Same-Sex Attraction and Stereotypes. . . How Do We Break Through? . . .

When it comes to the issue of homosexuality, I’ve been guilty of stereotyping. When I read Justin Lee’s Torn, and the blog post that’s gone viral this week – “An Open Letter to the Church from My Generation”  – I read about a church that’s been less than gracious to homosexuals. A good portion of what was said in each assessment was dead-on accurate. so much so, that I had to stop several times to engage in some introspection and remembrances regarding my own history. I’ve realized that I have been guilty over the course of my life, perhaps not so much of being aggressive and outspoken on these matters in inflammatory or confrontational ways in public, but of at the very least being gracelessly indifferent.

At the same time, I fear that the accusations were thrown as a blanket over the entire church, or at least it sounded that way in both Lee’s book and the “Open Letter.” While I am aware of my hidden thoughts and biases, I can only go so far as to say “I know that’s a part of me and a part of the church, but it’s not all of me or all of the church.” In other words, that’s not who we desire to be, it’s not who we are all of the time, and it is in fact something that we work hard not to be as we find ourselves desiring to be conformed to the image of Christ. What I see when I look at the church is a group of people who are endeavoring to follow their Lord into this issue, to be obedient to Christ, and to glorify God through what they think and how they live on the issue and in relationship to their homosexual family members, friends, and neighbors. That’s who I want to be. Overall, I think these written assessments of our individual and collective lack of grace were somewhat lacking in grace themselves.  . . even a bit stereotypical in their caricatures. . . of me and the church.

Last night I sat in on something that Justin Lee and other’s like him might find surprising. Pleasant, in fact. I went in expecting to see and hear a discussion that looked and sounded nothing like the stereotypes that many have regarding Christians and the homosexuality issue. I wasn’t disappointed, nor was I surprised. There were no hostile words. There was no Bible-thumping. There were no angry anti-gay diatribes. In fact, those who do that sort of thing were clearly reprimanded. Instead, any admonishments or directives I heard were directed not at homosexuals, but at the people in that room. That’s something that’s needed.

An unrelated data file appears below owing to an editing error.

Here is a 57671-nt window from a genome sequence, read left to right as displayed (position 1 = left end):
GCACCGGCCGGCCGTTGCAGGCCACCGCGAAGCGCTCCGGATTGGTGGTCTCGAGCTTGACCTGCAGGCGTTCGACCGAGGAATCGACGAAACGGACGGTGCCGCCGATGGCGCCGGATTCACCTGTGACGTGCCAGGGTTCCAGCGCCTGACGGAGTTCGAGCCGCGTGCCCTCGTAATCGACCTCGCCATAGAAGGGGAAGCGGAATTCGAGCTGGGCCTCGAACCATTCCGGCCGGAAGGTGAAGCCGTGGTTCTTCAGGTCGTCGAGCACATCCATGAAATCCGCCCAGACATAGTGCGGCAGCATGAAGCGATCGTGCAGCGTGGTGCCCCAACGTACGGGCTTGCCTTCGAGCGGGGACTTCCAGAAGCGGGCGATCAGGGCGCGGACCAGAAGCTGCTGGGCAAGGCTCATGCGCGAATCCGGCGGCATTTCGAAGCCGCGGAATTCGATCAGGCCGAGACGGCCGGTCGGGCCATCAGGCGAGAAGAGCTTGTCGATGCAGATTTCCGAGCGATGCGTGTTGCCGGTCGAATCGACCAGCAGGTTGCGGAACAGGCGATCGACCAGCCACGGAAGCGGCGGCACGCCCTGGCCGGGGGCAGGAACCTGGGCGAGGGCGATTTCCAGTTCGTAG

It was the middle and high school youth group meeting at my church. . . a very traditional and conservative church here where I live. Our youth pastor had informed me that he was starting a four-week series on same-sex attraction. I asked Troy if he would mind if I sat in. I wanted to hear what Troy had to say along with how the students were responding. It was the first of four meetings and the topic was carefully chosen to set the table for everything that will follow over the course of the next three weeks. He set the table well. Troy spoke openly and frankly, and I was very encouraged by what I heard. In very simple and straightforward terms, Troy walked us through the Scriptures to show us the following:

  • Christ makes us the kind of people who truly love and are true friends to those who struggle with same-sex attraction.
  • The church needs to be a safe place for the homosexual.
  • People are not problems to be solved. They are people to be loved.
  • Christ makes us into the kind of people who will break the stereotypes people have.
  • We represent Christ. . . and Christ was a friend of sinners.
  • What does it look like to be a friend of sinners? We need to be like Christ. . . full of grace and full of truth (John 1:14).
  • By showing the grace of Jesus, people will come to sense that we love them.
  • My sin is no different than anyone else’s sin. My sin is deep and deadly.
  • The only hope that any of us have is God’s amazing grace.
  • Grace has no room for pride.
  • Each of us must begin with a deep awareness of our own sin and our own need for grace. 
  • We need to humbly come to know and embody God’s truth. 
  • Arrogance is when we try to tailor the truth to our own preferences and biases. 
As Troy stood to speak, it wasn’t just a bunch of emotionless bullet points that fell out of his mouth. There was a humble conviction and a deep passion. It was not about them. It was about us. 
Thanks Troy.

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